Lord West of Spithead: Well, I think now because we have, as I say, the Civil Contingencies Act, the National Capabilities Programme, we have the various groups like the local resilience forums, regional resilience forums, I think stemming down from our NRA, the National Risk Assessment, which of course is the restricted version which became the National Risk Register, which is one that local councils and the public can see, people are aware now what things they have to prepare for and I think that, within the amounts of money that local government have, they set aside the right sums and the right training to achieve that.
Q144 Mr Hancock: But no extra resource was given to local government. I am still a member of local government and I know from my own city's point of view that it is very difficult to manage, the responsibilities that have been given against the resources that are available. I think this was classically, in the civil contingencies legislation, an issue of passing the responsibility, but with none of the supporting resources which would be necessary to bring it to the level that you, as a government, would expect local authorities to provide.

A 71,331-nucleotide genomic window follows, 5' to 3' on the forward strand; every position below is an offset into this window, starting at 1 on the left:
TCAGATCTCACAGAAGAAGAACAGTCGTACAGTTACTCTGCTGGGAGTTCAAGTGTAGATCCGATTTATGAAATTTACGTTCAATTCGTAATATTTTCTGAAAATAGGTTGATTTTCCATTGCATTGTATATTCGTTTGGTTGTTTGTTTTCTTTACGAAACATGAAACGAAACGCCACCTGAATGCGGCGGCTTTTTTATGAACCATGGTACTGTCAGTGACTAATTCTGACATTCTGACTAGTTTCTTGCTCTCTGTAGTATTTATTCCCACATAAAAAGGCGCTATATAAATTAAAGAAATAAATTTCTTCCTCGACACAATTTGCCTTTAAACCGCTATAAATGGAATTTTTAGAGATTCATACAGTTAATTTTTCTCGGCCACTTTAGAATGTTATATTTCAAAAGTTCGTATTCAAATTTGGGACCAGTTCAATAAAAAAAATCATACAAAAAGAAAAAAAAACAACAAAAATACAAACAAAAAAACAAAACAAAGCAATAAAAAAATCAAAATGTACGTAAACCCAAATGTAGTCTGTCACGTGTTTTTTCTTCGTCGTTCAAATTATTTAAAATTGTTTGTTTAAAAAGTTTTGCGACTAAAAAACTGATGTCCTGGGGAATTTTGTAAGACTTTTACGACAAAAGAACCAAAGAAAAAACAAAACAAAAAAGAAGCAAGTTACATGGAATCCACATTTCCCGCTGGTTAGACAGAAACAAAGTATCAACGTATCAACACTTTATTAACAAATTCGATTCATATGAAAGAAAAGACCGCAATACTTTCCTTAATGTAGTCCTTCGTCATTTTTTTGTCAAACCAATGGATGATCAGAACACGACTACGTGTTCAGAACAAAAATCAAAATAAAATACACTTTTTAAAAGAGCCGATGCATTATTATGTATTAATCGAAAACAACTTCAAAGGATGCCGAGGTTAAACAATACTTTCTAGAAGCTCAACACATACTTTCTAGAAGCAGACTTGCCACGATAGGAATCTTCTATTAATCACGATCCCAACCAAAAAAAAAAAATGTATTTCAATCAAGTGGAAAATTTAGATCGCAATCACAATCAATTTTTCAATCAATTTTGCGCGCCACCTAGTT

Mr Ainsworth: Resourcing is an ongoing friction between local government and central government. You do know that local government always say that they want resources for particular allocations and responsibilities and the last thing they want is a levering in of all of the monies that are passed to them.
Q145 Mr Hancock: I understand that, but, when new powers are devolved, particularly powers which involve them in taking on some very big responsibilities and co-ordination and even research of what is available, etc, they are very expensive and the Government did not pass to local authorities the resources necessary. I am interested to know, are you satisfied that your response from local government to what you have asked of them is sufficient to give you confidence that they can deliver?
Lord West of
Q146 Mr Hancock: On what they have to do, yes.
Lord West of
Chairman: Before you move on from that, it would be helpful if you could give us an assessment of how well-prepared you think local authorities are.